I am happy to have partnered on this post discussing the uses of corn with the good people at the Iowa Corn promotion board. All photos, recipes, and opinions remain -as always- my own.
I had the privilege to travel out to Iowa in September to get a quick but memorable education on the many uses of corn. The first thought some might be having is “Well, duh. Corn is food.”
I might have thought that, too, before my trip, but now? I’m a little blown away by how much food corn is actually in, which is good for me, because I love it.
What foods is corn in?
This isn’t quite the no brainer question it might appear to be. It’s true that I have over 300 corn recipes here on Foodie with Family, including Hot Corn Dip, Slow Cooker Black Bean Bacon Corn Dip, Black Bean and Corn Tacos, Salted Caramel Corn, and Roasted Corn Potato Chowder.
But it isn’t all just obvious corn recipes. Don’t forget all of the recipes with corn products in them like my Grandma’s Buttermilk Cornbread made with cornmeal, homemade marshmallows made with corn syrup, and Cheater Sesame Chicken made with cornstarch.
Think tortilla chips, Fritos, corn flakes, polenta, corn oil, things with maltodextrin, treacle (for my UK friends), and so much more. When I sit down and think of how much of my diet includes corn, it’s kind of mind boggling.
What else is corn in?
Where do I begin? Cornstarch is sometimes used in cosmetics and pharmaceuticals, but that’s the tip of the iceberg.
It’s used in livestock feed, bio-plastics (biodegradable plastic ware), in batteries, on matches, textile products (like carpet!), crayons, and ethanol.
When we were in Iowa, we got to tour a couple of multi-generational farms that grow corn. They gave us the basic rundown on the various ways corn is used to feed livestock. Spoiler alert: It’s not just the corn kernels. They use the entire stalk!
We also had the chance to ride in the pace car at the world’s fastest short track; The Iowa Speedway. To say my kids were jealous is to put it mildly.
I’d show you the video, but it doesn’t look like it is nearly as fast as we went (over 120 mph!) and it mainly involves me praying a lot. Before the whole fastest-ride-of-my-life, they took a little time to explain the connection between corn and fuel in the United States.
What is ethanol?
The short answer is that Ethanol is a fuel made by fermenting corn. A bit of a longer answer is that it is used mainly as a fuel additive to gasoline to help reduce particulate emissions from gas in the United States.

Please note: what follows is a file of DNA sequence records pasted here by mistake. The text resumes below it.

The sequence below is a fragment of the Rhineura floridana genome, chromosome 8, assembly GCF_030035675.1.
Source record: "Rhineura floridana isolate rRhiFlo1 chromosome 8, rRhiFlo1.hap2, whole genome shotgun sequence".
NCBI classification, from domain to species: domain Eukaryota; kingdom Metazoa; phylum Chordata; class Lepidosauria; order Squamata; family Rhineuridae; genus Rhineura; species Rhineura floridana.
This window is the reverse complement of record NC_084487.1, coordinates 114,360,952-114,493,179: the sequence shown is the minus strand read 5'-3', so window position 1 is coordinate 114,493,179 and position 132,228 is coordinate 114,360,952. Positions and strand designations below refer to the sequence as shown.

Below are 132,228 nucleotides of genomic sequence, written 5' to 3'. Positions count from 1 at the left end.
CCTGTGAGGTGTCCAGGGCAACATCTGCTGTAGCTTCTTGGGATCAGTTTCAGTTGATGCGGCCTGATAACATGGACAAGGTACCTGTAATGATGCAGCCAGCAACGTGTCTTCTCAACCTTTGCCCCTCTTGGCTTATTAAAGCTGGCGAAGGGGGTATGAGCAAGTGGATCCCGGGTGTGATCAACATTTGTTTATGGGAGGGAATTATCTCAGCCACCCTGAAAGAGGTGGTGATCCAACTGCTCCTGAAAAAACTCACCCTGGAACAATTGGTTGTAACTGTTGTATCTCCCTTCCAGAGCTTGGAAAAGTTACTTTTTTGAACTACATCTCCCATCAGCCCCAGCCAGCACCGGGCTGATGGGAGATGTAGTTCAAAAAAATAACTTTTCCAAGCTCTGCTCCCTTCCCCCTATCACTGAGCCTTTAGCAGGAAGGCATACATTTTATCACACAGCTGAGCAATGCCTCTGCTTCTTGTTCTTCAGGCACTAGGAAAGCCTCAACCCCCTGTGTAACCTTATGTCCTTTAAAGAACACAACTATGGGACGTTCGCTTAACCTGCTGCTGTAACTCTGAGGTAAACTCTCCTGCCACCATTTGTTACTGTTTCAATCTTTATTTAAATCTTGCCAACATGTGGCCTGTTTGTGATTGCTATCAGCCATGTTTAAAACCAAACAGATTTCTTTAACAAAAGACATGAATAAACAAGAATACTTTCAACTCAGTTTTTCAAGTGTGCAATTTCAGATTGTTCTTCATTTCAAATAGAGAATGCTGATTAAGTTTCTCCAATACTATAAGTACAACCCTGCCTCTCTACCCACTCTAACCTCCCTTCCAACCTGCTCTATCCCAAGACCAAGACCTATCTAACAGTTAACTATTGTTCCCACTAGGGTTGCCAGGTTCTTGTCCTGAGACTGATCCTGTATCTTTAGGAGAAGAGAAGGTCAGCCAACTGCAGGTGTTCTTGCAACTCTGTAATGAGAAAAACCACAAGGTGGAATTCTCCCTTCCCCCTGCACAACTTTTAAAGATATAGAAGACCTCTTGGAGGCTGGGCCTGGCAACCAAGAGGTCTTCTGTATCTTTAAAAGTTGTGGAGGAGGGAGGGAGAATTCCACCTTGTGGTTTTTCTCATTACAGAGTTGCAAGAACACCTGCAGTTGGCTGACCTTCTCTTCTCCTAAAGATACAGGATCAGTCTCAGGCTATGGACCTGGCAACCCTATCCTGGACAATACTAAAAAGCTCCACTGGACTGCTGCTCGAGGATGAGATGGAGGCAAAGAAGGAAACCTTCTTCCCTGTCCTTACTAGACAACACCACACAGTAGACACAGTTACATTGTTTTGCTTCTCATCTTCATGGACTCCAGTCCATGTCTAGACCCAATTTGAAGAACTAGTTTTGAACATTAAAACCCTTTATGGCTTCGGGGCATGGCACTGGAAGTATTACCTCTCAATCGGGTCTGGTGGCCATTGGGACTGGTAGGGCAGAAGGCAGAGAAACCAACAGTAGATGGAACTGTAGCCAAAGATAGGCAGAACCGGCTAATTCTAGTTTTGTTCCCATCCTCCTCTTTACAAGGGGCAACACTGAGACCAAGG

Doesn’t ethanol take food from animals?
That’s a big negatory, good buddies. Corn grown for ethanol is also simultaneously feeding animals. How so? When ethanol is being made, the corn is fermented and distilled. The liquid is the ethanol, the non-fermentable substances in the corn are protein, germ, and fiber.
These waste grains -called distillers grains- are a potent source of nutrients for feed. More on this below.
What about the waste in ethanol?
I touched briefly on the distillers grains making their way into livestock feed, but I think it deserves a little more attention. At about 40% protein, they are super high protein source for livestock. They’re also high in fiber, making it a valuable addition to the diet of many farm animals.
So far, we’ve accounted for the fermentable components of corn with the ethanol and the non-fermentable components of corn with the distillers grains. Here’s where I got impressed in a big way, though.
Did you know that not even the carbon dioxide produced in the making of ethanol goes to waste? It’s amazing to me, but they capture that CO2 and use it to freeze ice cream, make dry ice, and more.
The farmers and ethanol producers I spoke with proudly called growing corn “a process where we sweep the floor clean”. In other words, there is zero or close to zero waste at all. The innovation of these American farmers never ceases to amaze me.
Is ethanol clean?
The American Lung Association was on hand during the trip to tell us a little about the difference between the polluting effects of gasoline vs. ethanol. They showed us a demonstration where they had two little spirit lamps, one filled with gasoline and the other filled with ethanol.
They lit the wicks for each lamp, and there was an obvious difference straight away. The gasoline lamp gave off copious amounts of black smoke that made me wonder whether the indoor fire control system was going to kick into gear.
The ethanol lamp had zero particulates coming from it. No smoke whatsoever! There was just a flame and a clear heat trail above it.
If you want to learn more about any of the many uses of corn, from food to fuel, please visit Iowa Corn!